This Article derives a representational competence standard from social problem-solving theory. Part I discusses Edwards and its guidance for a constitutionally permissible representational competence standard. Part II presents a normative theory of representational competence, which balances the competing norms of autonomy, reliability, and fairness. Part III introduces the cognitive, behavioral, and affective elements of social problem-solving theory and employs the normative theory developed in Part II to analyze and evaluate the importance of particular abilities for self-representation at trial. Part IV discusses the importance of including a causation element in a representational competence standard and of precluding self-representation only for individuals whose functional deficits stem from mental illness or disability. The Article concludes by suggesting a representational competence standard.


    In Indiana v. Edwards, the U.S. Supreme Court held that the Sixth Amendment2" permits a trial court to require a defendant to meet a higher threshold of competence for self-representation than to stand trial. (27) Edwards was unforeseen, given that the Court in Godinez v. Moran (28) had prohibited an appellate court from imposing a higher competence standard for self-representation than for standing trial. (29) After Godinez, most states assumed that the standard for competence to represent oneself (denominated in this Article as "representational competence" (30)) was equivalent to the standard for competence to stand trial. (31) Dusky v. United States (32) established that, to stand trial, a defendant must possess "sufficient present ability to consult with his lawyer with a reasonable degree of rational understanding" and "a rational as well as factual understanding of the proceedings against him." (33) Because Edwards had been found competent to stand trial and to effect a valid waiver of his right to counsel, (34) the Court of Appeals of Indiana (35) and the Supreme Court of Indiana (36) each found that he was, de facto, competent to represent himself.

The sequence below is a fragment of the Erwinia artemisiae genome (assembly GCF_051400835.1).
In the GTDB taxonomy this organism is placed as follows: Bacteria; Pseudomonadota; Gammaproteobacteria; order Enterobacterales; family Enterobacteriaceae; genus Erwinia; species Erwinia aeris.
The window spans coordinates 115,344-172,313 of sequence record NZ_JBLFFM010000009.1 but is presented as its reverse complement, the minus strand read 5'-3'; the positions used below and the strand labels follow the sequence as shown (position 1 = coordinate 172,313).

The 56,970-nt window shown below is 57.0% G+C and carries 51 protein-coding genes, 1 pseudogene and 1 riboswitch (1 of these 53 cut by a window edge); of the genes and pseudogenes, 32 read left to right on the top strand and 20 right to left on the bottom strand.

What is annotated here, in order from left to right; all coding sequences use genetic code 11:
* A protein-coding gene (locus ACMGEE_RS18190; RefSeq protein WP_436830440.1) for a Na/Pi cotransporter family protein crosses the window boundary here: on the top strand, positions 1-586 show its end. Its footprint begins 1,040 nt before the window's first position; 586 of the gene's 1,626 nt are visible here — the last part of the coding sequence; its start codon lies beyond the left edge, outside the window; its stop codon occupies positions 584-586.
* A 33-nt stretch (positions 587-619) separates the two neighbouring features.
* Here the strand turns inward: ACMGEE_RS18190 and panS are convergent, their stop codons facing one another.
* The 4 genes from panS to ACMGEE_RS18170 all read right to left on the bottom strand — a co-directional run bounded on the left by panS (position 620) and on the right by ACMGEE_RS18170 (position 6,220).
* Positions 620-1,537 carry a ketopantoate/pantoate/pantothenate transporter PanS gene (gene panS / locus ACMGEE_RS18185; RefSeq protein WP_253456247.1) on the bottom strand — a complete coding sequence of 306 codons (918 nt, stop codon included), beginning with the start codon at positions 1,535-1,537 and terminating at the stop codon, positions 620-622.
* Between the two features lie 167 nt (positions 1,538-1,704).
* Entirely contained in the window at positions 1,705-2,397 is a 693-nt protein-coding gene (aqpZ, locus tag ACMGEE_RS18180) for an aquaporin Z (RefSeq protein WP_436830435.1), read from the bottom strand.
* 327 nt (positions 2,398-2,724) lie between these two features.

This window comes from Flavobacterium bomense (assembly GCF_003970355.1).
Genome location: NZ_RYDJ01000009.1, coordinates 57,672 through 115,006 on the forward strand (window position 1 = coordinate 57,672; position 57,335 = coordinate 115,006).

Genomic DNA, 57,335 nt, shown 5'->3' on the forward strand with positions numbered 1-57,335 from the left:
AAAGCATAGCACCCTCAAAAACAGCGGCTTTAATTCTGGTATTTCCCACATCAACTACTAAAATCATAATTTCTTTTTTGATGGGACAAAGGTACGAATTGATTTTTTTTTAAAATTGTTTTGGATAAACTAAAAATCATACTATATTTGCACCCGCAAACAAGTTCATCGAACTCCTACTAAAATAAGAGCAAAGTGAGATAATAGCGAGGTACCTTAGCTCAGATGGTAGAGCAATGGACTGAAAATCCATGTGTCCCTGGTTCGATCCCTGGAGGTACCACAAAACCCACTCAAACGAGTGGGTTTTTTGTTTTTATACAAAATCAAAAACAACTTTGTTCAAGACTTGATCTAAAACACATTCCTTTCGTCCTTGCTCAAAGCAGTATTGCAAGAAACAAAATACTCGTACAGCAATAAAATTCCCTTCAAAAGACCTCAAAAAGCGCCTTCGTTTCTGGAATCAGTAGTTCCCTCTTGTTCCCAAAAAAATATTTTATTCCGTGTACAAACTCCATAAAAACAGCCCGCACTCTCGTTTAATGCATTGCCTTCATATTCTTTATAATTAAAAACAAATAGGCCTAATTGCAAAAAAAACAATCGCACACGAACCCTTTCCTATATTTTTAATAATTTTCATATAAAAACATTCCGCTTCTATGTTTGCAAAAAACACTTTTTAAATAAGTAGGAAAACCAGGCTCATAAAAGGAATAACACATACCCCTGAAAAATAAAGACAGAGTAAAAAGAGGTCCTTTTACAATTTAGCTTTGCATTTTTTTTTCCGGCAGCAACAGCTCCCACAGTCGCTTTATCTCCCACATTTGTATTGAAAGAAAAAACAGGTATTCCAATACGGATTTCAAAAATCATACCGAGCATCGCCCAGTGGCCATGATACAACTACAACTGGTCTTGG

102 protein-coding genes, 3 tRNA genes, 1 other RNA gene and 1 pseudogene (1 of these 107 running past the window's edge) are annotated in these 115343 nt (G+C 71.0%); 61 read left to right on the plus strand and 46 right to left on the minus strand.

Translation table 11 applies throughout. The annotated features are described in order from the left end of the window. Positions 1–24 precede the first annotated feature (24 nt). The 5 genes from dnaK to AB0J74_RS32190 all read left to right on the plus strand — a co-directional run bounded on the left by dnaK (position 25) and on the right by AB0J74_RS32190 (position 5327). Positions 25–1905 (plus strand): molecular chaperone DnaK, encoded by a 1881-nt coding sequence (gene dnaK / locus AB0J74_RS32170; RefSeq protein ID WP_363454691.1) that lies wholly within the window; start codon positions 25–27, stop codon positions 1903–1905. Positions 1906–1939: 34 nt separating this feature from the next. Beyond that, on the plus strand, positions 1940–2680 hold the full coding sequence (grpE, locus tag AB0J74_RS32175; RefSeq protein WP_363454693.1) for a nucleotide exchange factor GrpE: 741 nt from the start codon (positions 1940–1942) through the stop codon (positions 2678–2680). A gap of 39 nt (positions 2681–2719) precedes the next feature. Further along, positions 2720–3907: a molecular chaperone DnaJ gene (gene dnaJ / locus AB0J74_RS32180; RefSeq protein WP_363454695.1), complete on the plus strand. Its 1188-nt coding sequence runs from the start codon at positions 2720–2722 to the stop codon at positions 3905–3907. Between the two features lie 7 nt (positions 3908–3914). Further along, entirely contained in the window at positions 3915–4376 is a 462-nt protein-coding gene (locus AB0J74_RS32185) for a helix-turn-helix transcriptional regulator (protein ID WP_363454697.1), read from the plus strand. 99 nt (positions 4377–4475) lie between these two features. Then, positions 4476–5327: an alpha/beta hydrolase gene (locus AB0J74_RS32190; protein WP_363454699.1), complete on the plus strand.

The U.S. Supreme Court disagreed, holding that the Sixth Amendment (37) permits a trial court to impose counsel upon an unwilling defendant found competent to stand trial. (38) The Court employed several strands of reasoning in support of its holding. First, the Court found that precedent (39)--requiring that, to stand trial, a defendant possess "sufficient present ability to consult with his lawyer" (40)--"points slightly" in the direction of its holding in that it emphasizes the centrality and importance of representation to the competence inquiry. (41) Second, the Court found that the varying nature of mental illness calls for applying a different mental competence standard to different activities. (42) Third, the Court asserted that allowing a borderline-competent defendant to represent himself is not respectful of his autonomy because the representation could result in a "humiliating" spectacle. (43) Finally, the Court found its holding consistent with the government's interests in securing a reliable verdict and an actual-and apparent--fair trial. (44)

    While the Court declined to speculate as to permissible components of a representational competence standard, Edwards indicates that decisionmaking abilities are particularly relevant to one's competence to proceed...